Volume 1 Issue 1 - 2018
Editorial on Mental Illness
Sam Sussman*
Adjunct Assistant Professor, Department of Psychiatry, Schulich School of Medicine and Dentistry Western University, Canada
*Corresponding Author: Sam Sussman, Department of Psychiatry, Schulich School of Medicine and Dentistry Western University, Canada.
Received: March 07, 2018; Published: March 09, 2018
The first practically twenty years of the twenty first century has seen a muted version of mental illness as a metaphor, as well as to the extreme of viewing mental illness as a nonexistent phenomenon.
I say muted because the experiential evidence both physiologically and experientially are overwhelming to say the least. Homelessness and incarceration are now phenomenon of a universal nature. It has reached the point that the debate as to the organicity of mental illness is pointless. If medicine has a moral calling it must now do something about the pressing occurrences of homelessness and penal incarceration. Endless debates as to the validity of disorders of the mind are pointless.
To view the most severe of mental illnesses let us take schizophrenia, as a metaphor, and that it is morally wrong to advocate the writing of articles about the biological etiology of mental illness, as both heresy, superstition and akin to shamanism flies in the face of reality. Allowing the mentally ill to wander and sleep on city streets is decidedly worse.
To conjure up Homer and archetypal images in the same breath when engaging in a discourse on mental illness is the epitome off poetic license gone mad, wild and irresponsible. I shudder to think how many patients may debate whether to continue taking their medication as a result of newsprint in the daily press and learned articles in clinical journals is an affront to humane decency. Ideas of this nature are professional regressions to phrenology, bloodletting and the like.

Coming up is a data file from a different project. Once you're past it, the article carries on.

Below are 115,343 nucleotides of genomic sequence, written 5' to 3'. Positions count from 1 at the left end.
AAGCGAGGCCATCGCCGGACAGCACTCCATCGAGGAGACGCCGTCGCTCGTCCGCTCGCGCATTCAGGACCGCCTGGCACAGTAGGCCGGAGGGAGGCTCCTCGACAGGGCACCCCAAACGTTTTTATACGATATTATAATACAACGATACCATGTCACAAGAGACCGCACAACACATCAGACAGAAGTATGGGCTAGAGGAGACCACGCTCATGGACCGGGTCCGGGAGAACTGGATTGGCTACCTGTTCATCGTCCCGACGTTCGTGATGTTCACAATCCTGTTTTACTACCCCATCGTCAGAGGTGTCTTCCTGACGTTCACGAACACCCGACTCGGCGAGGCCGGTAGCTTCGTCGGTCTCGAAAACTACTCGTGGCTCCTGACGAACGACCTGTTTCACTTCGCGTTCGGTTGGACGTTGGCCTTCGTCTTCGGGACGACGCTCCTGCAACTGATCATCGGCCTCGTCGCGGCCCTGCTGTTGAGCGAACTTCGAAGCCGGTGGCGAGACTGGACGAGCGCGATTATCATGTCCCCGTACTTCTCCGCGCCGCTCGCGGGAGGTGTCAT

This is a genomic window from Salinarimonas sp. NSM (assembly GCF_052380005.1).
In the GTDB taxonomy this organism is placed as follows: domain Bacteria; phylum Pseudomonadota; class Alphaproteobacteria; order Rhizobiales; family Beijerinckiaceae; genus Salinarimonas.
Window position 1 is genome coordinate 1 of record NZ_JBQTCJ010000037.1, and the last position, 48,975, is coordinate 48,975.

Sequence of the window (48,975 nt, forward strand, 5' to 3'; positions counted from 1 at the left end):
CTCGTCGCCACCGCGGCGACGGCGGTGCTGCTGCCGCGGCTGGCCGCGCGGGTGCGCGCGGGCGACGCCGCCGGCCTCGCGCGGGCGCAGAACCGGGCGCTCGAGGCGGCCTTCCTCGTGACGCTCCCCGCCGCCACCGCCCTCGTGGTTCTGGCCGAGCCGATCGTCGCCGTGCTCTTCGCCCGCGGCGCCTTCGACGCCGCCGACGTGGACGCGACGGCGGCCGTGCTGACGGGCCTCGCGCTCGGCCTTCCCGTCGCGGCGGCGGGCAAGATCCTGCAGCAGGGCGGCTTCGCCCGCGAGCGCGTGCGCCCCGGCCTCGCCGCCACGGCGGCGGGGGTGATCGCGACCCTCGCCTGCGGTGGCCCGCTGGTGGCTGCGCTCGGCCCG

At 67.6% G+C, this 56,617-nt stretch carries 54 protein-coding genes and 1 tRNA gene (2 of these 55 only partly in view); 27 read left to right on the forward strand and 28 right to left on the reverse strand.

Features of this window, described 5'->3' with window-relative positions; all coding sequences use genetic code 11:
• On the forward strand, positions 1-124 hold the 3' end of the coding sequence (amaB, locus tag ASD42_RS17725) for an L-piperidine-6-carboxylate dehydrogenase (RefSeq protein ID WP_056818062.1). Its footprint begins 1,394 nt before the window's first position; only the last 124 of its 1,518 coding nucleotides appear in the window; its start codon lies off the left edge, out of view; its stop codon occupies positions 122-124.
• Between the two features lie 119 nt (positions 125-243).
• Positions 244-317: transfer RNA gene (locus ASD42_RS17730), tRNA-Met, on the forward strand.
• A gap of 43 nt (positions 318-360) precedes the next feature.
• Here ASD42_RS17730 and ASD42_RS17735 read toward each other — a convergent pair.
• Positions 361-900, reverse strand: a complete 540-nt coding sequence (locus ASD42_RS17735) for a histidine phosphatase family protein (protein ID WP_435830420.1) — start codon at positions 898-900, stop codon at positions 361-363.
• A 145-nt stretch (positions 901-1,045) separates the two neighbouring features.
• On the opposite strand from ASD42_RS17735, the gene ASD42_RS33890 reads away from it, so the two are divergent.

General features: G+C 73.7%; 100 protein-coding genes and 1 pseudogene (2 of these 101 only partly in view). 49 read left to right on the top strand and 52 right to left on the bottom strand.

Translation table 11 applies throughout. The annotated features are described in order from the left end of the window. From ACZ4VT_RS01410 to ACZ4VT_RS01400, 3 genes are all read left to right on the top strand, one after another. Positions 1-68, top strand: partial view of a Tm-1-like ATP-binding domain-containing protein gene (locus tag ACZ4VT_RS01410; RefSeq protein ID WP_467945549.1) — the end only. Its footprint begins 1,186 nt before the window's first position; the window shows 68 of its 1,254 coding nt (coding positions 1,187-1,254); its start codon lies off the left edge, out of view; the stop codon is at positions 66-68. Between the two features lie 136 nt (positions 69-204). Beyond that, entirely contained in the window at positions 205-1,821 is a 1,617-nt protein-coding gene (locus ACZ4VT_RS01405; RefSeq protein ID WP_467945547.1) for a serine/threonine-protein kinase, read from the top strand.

The scientific revolution which has occurred in medicine and psychiatry is with us. Witness the effect medications have had on the depopulation of mental hospitals in Canada and throughout the western world. Sure a caveat should be brought up that they are now in jails and on the streets of metropolitan and smaller centers. While it is recognized that environmental factors do play a part in mental illness, to downplay or negate empirical researched clinical observations is ethically wrong.
There is scientific evidence that mental illness is a neuro-biological-social disorder. To negate this does a grave injustice and disservice to the many people who benefit from medications as part of their treatment for severe or moderate mental illness. To view as an example as that schizophrenia is an alternative universal blueprint provided by society is ludicrous to the extreme.
The popularity and efficacy of psychotropic medication in alleviating symptoms and enhancing one’s quality of life makes any attempt to dispute this erroneous claptrap.
It is time I reiterate to do something revolutionary regarding homelessness and incarceration and not engage in idle debate.
The civil liberties of those people afflicted with mental illness must be at the forefront and exercises to limit these human civil rights must be a qualifier in all respects. One’s ability to refuse treatment must be painstakingly examined and researched and studied to the same extent as when we are dealing with a concrete facet of organic validity subject to the rigors of the scientific method.
Citation: Sam Sussman. “Editorial on Mental Illness”. Medical Research and Clinical Case Reports 1.1 (2018): 27-28.
Copyright: © 2018 Sam Sussman. This is an open-access article distributed under the terms of the Creative Commons Attribution License, which permits unrestricted use, distribution, and reproduction in any medium, provided the original author and source are credited.